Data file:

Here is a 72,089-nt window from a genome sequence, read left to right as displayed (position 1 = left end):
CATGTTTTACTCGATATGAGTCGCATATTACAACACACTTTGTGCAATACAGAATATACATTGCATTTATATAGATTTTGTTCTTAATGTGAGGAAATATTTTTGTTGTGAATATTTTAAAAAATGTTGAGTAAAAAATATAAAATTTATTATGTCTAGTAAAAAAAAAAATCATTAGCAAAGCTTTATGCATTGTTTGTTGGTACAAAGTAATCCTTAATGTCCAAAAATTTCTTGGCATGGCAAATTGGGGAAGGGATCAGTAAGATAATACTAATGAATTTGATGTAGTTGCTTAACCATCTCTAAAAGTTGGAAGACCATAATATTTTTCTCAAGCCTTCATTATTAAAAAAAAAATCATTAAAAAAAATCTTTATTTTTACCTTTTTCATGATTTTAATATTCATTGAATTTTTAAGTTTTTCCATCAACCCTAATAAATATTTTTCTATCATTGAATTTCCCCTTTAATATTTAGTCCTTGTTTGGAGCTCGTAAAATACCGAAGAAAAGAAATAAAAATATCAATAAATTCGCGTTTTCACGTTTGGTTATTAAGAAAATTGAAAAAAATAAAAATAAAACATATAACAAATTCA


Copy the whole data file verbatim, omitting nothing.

Here is a 72,089-nt window from a genome sequence, read left to right as displayed (position 1 = left end):
CATGTTTTACTCGATATGAGTCGCATATTACAACACACTTTGTGCAATACAGAATATACATTGCATTTATATAGATTTTGTTCTTAATGTGAGGAAATATTTTTGTTGTGAATATTTTAAAAAATGTTGAGTAAAAAATATAAAATTTATTATGTCTAGTAAAAAAAAAAATCATTAGCAAAGCTTTATGCATTGTTTGTTGGTACAAAGTAATCCTTAATGTCCAAAAATTTCTTGGCATGGCAAATTGGGGAAGGGATCAGTAAGATAATACTAATGAATTTGATGTAGTTGCTTAACCATCTCTAAAAGTTGGAAGACCATAATATTTTTCTCAAGCCTTCATTATTAAAAAAAAAATCATTAAAAAAAATCTTTATTTTTACCTTTTTCATGATTTTAATATTCATTGAATTTTTAAGTTTTTCCATCAACCCTAATAAATATTTTTCTATCATTGAATTTCCCCTTTAATATTTAGTCCTTGTTTGGAGCTCGTAAAATACCGAAGAAAAGAAATAAAAATATCAATAAATTCGCGTTTTCACGTTTGGTTATTAAGAAAATTGAAAAAAATAAAAATAAAACATATAACAAATTCA